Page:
One cannot speak about racism in America and fail to mention the two great legendary persons like Martin Luther King Jr. and Malcolm X. These are the famous and the most eloquent proponents of the Afro-Americans’ rights in the history of war against racism in the USA.
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The freedom and cultural heritage that African Americans enjoy today are actually the result of the contributions of these two great persons. Their philosophical approaches might have been different and sometimes viewed as contradicting, but their ultimate intention was to liberate the blacks from the whites. King’s approach was a peaceful one whereby his belief was founded on his philosophy that whites and blacks can live harmoniously with one another.
On the other hand, Malcolm’s approach was propelled by a philosophical idea that whites are inherently evil, and self-defense is the only weapon to liberate the African Americans, although, he is believed to have changed this position thereafter (Howard-Pitney 6). Therefore, the purpose of this paper is to demonstrate how the philosophies of King and Malcolm evolved over time, and why the King’s approach is viewed to be more effective.
Both King and Malcolm are distinguished leaders whose philosophical ideas were considerably influenced by their childhood environment. Their background actually explains the source of their dissimilarities as portrayed in their pursuit of the freedom for African Americans from the Caucasians. On the one hand, King was brought up in a Christian family that embraced the love of all children irrespectively of the skin color (Howard-Pitney 4).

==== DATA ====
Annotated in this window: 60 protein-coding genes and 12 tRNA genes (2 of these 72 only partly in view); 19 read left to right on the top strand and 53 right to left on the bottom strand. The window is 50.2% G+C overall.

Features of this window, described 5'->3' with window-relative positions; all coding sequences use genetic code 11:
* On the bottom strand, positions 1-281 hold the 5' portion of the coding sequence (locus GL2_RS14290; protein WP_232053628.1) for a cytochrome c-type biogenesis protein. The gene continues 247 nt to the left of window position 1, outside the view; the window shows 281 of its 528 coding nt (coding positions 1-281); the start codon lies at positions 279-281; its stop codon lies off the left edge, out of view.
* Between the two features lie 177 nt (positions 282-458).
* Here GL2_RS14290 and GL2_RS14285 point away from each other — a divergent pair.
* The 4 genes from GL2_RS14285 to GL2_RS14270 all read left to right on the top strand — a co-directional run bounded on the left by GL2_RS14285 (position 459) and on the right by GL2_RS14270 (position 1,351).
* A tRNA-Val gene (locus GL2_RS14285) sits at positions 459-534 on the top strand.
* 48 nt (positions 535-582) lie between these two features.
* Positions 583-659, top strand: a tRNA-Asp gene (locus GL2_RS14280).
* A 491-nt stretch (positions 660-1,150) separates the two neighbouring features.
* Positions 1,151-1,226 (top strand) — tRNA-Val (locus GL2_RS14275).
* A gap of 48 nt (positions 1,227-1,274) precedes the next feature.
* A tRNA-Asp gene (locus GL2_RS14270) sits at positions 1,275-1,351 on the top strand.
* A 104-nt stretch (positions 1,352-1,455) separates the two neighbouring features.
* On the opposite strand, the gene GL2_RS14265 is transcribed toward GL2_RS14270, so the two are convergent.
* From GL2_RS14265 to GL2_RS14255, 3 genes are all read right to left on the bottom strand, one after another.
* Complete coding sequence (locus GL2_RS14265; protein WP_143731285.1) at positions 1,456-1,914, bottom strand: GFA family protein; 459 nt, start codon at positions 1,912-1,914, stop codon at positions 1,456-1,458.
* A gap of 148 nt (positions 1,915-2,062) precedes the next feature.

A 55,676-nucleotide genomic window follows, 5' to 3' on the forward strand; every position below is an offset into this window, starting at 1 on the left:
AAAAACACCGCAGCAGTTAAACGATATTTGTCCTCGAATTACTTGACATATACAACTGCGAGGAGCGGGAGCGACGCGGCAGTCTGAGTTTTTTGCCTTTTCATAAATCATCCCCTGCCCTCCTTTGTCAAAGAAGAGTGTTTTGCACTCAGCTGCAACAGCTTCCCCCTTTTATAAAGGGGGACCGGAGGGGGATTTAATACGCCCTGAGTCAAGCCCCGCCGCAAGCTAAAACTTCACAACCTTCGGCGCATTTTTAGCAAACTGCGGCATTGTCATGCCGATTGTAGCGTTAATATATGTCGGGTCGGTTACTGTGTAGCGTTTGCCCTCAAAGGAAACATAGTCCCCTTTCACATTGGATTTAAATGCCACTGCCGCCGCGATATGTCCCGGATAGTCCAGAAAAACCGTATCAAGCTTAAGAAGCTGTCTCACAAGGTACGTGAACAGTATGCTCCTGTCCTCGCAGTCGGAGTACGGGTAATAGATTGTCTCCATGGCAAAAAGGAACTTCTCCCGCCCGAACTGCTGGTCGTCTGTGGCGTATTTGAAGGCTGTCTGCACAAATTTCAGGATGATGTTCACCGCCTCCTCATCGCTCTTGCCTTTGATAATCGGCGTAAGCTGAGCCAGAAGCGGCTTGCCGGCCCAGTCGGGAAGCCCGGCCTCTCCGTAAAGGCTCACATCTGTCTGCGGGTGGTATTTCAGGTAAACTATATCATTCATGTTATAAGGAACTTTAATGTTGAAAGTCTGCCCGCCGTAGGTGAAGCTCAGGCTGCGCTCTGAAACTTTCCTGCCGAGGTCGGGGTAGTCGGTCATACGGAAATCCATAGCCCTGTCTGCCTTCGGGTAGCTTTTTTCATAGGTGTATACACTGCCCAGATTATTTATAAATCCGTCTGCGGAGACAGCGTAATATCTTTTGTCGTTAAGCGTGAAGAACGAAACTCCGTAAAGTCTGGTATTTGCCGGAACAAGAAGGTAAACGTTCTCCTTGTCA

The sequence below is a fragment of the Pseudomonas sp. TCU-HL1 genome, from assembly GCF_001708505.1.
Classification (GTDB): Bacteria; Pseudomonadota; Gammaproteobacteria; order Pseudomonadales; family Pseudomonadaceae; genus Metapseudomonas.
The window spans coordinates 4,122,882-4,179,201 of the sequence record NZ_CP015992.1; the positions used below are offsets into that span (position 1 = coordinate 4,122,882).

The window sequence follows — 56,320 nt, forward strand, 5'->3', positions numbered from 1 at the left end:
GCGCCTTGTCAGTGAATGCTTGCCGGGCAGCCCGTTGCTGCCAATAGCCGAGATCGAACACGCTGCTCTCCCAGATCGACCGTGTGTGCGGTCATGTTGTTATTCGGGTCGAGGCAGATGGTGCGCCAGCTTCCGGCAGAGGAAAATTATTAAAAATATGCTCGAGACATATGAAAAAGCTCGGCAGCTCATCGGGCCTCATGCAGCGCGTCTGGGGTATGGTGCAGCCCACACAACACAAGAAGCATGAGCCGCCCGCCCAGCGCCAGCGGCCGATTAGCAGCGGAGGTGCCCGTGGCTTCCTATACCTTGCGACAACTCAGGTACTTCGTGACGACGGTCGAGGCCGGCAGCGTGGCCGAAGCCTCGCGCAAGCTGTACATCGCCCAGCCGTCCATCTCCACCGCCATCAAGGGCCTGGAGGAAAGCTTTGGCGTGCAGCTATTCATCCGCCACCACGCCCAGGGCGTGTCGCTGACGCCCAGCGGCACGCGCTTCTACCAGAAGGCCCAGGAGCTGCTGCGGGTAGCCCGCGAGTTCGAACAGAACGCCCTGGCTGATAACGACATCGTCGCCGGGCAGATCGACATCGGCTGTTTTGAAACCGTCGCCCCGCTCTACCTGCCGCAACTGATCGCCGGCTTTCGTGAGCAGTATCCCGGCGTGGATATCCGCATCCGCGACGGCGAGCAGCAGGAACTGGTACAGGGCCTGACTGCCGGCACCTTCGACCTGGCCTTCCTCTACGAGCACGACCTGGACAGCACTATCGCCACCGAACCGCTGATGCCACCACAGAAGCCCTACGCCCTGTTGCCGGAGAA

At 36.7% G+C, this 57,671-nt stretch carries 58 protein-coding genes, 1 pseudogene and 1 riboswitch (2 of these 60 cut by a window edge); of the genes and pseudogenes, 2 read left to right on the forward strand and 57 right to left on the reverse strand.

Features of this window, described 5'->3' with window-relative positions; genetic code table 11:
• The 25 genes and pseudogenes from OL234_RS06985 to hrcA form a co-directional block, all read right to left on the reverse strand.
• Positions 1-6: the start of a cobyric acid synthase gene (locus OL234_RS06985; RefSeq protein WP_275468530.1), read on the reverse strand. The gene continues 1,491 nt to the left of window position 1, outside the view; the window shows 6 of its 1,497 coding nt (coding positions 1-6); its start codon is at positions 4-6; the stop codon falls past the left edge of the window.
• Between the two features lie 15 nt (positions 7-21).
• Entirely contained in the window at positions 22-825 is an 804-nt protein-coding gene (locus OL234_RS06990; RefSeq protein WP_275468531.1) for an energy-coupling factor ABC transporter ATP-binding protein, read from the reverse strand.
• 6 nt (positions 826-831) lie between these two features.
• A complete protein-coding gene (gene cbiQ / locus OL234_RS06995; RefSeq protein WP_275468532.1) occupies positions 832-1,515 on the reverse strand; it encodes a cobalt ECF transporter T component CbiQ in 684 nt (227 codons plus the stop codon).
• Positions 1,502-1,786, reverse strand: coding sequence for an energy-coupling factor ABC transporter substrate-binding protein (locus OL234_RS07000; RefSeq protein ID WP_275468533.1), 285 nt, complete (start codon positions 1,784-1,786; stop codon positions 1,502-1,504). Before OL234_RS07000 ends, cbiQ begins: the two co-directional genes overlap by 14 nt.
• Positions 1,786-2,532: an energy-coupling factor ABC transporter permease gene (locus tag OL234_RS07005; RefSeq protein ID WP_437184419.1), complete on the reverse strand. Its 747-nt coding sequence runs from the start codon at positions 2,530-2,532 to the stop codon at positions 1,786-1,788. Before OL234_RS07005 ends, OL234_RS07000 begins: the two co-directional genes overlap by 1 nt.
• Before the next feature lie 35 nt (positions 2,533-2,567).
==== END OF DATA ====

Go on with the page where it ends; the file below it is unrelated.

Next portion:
King received a quality education, and because of his intelligence he earned his doctorate at a tender age. It is after King’s venture into Philosophical studies that his views on freedom and nature of man began to take a new direction. His family roots contributed greatly to the formation of his character, including, in particular, such traits like calmness, kindness, and courage to liberate his fellow people. All these traits are well portrayed in his revolutionary speeches that he gave all around America with intention of uniting both races.
Conversely, Malcolm was born in a ‘chaotic’ family, whereby his parents did not live in a harmony. Malcolm struggled so much with bitter feelings first because of the ill treatment the Afro-Americans received from the Caucasians, and secondly, because of the witness of his mother being assaulted by his father. After his father’s death, Malcolm together with his numerous siblings and their widowed mother lived in deplorable conditions, where even daily meals and education were almost impossible things (Howard-Pitney 6).